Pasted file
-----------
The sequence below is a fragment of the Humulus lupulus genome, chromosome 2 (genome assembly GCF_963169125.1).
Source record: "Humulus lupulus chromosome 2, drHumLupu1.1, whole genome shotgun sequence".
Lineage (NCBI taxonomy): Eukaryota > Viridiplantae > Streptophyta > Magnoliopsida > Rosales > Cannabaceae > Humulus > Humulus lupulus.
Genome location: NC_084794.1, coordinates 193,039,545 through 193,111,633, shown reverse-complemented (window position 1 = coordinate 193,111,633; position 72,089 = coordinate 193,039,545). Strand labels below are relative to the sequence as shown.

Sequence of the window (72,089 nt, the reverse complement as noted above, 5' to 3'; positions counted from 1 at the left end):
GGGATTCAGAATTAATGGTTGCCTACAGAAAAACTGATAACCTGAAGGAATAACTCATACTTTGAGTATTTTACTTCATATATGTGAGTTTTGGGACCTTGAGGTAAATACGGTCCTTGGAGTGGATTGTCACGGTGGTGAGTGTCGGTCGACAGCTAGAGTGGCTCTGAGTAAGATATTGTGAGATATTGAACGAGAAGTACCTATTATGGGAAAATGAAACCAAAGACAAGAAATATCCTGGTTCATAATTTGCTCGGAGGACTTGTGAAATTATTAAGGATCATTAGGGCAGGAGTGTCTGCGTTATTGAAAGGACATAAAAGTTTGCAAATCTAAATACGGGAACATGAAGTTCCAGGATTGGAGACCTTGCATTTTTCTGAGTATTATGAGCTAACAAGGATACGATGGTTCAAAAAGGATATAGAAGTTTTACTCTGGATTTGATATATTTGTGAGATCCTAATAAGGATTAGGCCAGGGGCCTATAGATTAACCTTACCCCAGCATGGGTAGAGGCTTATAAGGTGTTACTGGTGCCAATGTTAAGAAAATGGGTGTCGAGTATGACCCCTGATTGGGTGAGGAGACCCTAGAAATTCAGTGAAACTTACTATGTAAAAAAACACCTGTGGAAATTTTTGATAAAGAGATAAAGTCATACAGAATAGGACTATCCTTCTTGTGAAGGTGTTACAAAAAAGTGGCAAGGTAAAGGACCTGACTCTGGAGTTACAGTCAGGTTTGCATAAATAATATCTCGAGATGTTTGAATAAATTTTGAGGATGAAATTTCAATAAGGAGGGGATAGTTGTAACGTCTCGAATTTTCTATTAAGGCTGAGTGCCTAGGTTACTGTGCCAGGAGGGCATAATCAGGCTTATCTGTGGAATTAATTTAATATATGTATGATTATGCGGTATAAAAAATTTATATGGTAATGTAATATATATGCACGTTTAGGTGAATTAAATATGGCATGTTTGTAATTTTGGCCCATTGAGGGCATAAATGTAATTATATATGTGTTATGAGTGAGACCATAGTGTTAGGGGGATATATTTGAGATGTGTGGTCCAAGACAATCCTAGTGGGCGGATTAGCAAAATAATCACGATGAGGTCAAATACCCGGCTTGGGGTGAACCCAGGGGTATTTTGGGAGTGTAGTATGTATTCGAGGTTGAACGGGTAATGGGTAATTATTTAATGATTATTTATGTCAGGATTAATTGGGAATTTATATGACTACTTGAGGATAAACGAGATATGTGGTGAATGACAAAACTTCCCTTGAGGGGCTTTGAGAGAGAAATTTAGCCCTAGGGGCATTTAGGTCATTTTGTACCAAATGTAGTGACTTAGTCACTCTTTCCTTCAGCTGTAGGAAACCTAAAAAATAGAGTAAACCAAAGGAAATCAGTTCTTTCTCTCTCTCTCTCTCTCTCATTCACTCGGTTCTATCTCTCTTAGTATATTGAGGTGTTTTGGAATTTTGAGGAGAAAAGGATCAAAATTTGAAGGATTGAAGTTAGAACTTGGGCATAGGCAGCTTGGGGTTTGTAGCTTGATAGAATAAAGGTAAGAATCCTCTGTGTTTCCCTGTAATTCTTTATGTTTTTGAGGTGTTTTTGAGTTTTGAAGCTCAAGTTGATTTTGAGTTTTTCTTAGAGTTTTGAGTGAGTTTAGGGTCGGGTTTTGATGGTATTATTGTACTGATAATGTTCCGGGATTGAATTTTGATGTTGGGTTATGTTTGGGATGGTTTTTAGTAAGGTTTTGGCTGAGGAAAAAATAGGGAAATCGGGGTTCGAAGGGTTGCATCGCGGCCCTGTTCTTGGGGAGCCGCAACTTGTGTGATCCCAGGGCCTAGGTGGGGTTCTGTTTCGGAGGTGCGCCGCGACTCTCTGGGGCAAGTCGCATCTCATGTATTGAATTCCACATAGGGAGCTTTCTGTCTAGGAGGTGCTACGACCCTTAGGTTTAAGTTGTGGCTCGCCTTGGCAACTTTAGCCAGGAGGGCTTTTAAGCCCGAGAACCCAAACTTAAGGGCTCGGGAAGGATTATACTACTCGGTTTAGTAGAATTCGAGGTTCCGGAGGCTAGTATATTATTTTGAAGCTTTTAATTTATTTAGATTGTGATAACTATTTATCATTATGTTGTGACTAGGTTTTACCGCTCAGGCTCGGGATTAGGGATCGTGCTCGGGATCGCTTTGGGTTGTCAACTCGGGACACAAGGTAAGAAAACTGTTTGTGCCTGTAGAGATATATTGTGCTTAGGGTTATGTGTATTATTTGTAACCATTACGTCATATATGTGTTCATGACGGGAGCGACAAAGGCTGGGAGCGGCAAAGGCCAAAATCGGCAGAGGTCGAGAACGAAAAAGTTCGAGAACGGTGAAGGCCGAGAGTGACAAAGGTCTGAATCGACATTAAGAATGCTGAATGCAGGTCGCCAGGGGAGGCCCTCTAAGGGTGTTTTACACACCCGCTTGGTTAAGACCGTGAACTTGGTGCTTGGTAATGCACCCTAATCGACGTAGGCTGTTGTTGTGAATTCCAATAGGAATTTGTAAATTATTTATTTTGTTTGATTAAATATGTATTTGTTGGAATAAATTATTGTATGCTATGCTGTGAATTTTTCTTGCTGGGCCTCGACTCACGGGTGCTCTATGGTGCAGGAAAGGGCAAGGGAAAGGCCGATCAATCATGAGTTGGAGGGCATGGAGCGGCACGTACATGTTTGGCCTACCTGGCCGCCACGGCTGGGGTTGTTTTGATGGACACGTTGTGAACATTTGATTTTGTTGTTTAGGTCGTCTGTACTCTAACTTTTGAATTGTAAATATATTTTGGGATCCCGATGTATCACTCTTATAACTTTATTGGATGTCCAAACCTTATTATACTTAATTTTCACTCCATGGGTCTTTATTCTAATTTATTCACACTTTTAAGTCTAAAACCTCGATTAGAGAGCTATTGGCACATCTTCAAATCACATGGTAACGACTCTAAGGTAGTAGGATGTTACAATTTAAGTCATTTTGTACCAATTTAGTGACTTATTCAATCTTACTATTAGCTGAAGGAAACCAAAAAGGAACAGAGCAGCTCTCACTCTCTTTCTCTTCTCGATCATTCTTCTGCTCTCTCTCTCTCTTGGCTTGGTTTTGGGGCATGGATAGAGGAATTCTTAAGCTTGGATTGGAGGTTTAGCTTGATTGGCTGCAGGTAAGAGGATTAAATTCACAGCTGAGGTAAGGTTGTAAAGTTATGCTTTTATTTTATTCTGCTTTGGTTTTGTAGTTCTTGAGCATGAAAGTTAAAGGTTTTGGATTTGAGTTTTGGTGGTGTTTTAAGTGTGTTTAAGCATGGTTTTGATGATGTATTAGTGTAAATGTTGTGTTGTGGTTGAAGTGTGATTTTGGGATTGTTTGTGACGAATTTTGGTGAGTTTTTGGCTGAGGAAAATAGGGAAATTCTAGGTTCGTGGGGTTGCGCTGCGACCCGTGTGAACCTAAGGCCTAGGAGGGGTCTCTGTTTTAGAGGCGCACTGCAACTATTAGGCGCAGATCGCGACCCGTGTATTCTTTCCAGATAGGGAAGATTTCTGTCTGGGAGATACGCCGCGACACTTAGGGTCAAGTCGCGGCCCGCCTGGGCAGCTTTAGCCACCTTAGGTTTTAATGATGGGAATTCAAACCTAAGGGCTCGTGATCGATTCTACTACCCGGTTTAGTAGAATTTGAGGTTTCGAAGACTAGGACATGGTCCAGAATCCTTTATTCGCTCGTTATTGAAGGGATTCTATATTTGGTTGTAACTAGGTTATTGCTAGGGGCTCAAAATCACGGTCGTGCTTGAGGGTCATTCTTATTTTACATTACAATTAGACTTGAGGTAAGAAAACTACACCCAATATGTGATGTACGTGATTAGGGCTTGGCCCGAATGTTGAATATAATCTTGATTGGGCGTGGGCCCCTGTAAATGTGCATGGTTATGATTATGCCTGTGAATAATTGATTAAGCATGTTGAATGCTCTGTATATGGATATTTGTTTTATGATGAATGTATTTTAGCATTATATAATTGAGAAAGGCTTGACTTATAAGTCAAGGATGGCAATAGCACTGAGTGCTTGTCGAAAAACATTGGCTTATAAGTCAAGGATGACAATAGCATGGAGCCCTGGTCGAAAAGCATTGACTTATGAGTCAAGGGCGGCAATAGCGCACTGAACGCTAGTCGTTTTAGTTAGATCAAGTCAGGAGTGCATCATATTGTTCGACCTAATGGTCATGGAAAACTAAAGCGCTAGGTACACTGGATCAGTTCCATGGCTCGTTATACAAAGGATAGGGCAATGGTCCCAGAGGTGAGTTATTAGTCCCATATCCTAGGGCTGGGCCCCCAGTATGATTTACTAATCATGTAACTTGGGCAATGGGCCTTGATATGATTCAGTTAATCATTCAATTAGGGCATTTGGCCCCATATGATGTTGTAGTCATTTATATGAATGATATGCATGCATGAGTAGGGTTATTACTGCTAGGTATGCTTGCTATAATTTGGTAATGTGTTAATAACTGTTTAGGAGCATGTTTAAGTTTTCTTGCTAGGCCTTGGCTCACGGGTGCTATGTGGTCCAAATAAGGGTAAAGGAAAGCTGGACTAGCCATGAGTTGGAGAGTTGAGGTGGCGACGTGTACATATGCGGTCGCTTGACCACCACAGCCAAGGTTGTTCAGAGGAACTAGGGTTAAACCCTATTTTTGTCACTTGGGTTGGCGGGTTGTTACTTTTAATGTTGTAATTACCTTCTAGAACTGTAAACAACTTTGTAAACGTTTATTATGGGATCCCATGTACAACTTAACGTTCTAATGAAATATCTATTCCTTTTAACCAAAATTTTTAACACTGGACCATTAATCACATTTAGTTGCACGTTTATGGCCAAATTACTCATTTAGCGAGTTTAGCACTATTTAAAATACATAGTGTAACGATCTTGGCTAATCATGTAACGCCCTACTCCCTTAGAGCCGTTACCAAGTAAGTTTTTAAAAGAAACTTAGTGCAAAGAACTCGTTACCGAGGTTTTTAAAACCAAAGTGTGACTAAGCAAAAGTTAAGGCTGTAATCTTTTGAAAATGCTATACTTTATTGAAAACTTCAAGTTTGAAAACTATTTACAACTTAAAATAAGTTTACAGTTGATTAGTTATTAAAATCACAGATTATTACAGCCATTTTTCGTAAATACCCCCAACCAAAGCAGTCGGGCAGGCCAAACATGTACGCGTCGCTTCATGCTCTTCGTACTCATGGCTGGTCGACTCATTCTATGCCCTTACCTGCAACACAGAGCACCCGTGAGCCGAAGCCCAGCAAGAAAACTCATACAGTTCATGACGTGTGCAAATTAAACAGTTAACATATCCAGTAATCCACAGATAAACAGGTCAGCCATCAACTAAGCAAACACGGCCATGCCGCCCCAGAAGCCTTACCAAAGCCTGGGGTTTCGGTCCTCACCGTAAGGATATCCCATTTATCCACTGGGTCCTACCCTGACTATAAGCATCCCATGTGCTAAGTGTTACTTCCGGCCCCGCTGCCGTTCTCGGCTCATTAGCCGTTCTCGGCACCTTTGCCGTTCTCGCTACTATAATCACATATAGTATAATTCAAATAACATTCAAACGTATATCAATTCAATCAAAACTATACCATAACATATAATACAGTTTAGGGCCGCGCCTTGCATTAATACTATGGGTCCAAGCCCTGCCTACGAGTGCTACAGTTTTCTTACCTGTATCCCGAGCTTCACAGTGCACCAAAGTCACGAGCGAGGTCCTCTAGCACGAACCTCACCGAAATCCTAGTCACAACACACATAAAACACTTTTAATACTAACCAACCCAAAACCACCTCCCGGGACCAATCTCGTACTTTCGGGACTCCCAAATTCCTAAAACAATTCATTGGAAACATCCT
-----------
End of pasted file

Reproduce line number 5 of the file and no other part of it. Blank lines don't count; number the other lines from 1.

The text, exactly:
Sequence of the window (72,089 nt, the reverse complement as noted above, 5' to 3'; positions counted from 1 at the left end):